In 1915 Schoenberg's regiment suffered enormous losses on the Eastern Front. What if Schoenberg had been one of those casualties?
John Drummond explores critical moments in the history of Western music when things might well have turned out very differently.
John Drummond decides to investigate what happened to Schoenberg at his turning point in the summer of 1916, and see what enabled him to escape the unhappy fate of so many Austrian soldiers at that time.
Arnold Schoenberg was born in Vienna in 1874, and so it was the Austrian Army that could call upon his military services. He reported for a medical examination in Vienna in May 1915, and was rejected, but by December of that year Austria’s military losses meant a change in the criteria: every more-or-less able-bodied man was needed. A second medical examination pronounced Schoenberg fit for duty, and he enlisted. He was assigned to the 'Imperial and Royal Hoch- und Deutschmeister Regiment No 4' and sent to basic training.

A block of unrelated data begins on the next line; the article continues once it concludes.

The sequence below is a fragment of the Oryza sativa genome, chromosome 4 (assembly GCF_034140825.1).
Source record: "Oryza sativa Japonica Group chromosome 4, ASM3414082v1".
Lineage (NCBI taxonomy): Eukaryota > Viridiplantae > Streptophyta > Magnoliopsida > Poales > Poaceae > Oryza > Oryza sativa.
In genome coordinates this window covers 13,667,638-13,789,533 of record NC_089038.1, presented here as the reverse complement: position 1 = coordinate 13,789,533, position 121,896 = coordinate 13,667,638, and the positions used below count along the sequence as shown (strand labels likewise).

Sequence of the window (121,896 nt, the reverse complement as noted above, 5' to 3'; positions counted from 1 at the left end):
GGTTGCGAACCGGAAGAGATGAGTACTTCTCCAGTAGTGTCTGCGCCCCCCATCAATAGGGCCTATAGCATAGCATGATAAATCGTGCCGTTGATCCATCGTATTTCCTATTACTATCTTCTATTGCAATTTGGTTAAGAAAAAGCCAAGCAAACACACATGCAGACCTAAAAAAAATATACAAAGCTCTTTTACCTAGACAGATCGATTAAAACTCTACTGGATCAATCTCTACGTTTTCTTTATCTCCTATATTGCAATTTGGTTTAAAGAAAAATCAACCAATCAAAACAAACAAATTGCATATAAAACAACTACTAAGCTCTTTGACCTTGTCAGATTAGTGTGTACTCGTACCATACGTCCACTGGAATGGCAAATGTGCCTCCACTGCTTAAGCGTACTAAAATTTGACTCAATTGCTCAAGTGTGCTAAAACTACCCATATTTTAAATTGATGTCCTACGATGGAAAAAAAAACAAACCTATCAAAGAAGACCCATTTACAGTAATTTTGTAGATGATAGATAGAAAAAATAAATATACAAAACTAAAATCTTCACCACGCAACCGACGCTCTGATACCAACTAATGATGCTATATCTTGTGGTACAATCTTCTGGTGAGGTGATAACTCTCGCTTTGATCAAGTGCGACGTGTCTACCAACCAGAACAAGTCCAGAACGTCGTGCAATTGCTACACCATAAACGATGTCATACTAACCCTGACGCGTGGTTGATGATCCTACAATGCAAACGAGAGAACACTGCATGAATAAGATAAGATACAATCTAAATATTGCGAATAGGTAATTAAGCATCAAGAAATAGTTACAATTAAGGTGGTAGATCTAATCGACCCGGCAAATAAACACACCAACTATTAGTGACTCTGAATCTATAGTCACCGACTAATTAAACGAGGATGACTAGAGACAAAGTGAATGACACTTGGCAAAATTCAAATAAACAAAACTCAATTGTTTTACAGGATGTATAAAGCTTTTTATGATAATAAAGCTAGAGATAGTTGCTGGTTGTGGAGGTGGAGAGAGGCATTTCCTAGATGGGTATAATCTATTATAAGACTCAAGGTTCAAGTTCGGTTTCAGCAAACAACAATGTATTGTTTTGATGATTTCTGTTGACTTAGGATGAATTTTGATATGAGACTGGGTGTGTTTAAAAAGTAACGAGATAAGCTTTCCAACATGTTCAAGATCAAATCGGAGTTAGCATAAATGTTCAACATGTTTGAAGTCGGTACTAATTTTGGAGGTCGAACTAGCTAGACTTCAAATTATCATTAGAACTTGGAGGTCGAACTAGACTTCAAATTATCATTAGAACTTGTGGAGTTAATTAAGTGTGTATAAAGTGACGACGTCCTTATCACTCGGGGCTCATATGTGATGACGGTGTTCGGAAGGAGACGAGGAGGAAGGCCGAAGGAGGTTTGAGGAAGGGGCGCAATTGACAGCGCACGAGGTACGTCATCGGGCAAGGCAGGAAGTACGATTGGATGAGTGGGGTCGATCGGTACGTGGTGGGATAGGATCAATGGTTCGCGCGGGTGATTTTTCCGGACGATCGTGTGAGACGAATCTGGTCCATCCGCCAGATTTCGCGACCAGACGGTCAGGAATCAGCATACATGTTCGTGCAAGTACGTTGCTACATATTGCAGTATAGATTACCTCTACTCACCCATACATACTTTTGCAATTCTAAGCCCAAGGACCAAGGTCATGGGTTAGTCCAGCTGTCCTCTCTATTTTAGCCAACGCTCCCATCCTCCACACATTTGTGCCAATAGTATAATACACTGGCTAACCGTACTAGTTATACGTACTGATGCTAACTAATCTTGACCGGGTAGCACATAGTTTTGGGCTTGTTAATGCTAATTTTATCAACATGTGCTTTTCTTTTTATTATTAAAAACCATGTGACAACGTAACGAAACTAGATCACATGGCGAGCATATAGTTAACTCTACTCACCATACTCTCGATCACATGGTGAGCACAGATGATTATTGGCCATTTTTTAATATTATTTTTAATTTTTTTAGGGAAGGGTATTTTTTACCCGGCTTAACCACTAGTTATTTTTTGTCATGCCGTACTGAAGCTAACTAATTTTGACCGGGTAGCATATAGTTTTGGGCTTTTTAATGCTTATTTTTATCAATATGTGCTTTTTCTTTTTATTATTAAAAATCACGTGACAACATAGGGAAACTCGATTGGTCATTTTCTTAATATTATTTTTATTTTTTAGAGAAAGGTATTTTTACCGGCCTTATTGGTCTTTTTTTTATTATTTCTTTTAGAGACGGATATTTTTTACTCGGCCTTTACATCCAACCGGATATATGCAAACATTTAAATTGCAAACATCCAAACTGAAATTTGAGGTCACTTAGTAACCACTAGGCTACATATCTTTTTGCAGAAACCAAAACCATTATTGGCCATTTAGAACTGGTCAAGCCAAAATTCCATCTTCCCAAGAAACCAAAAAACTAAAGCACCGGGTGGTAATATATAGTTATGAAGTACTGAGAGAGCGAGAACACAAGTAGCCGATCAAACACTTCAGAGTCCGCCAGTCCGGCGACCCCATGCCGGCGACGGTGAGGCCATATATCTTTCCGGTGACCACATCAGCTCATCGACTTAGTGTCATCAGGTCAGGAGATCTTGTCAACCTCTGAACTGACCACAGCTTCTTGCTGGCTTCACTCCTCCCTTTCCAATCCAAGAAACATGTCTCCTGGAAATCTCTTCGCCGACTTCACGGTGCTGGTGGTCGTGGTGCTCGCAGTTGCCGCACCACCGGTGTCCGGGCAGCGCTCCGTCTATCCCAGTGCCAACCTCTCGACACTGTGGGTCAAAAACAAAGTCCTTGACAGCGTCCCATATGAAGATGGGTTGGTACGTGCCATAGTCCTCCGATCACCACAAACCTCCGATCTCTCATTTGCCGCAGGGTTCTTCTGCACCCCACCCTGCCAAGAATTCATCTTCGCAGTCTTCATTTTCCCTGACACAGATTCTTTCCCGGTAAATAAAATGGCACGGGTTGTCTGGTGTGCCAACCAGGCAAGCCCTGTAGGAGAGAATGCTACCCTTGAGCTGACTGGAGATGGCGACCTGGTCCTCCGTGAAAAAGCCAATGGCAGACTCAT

As an intelligent man in his forties with clear leadership qualities he was marked for officer training, so went on to undertake those courses at Bruck-an-der-Leitha, a small town near Vienna. He graduated as an officer in early June 1916, just as the Russian army began its massive attack in the Ukraine. His regiment was one of those in the front line, and by the end of the month both battalions had been broken, suffering a very high level of casualties and in need of reinforcements.
Two regimental battalions are in Vienna: why not send one of them? Somewhere in the War Ministry in early July 1916 a man was making that decision. Will Schoenberg be sent to the Ukrainian front?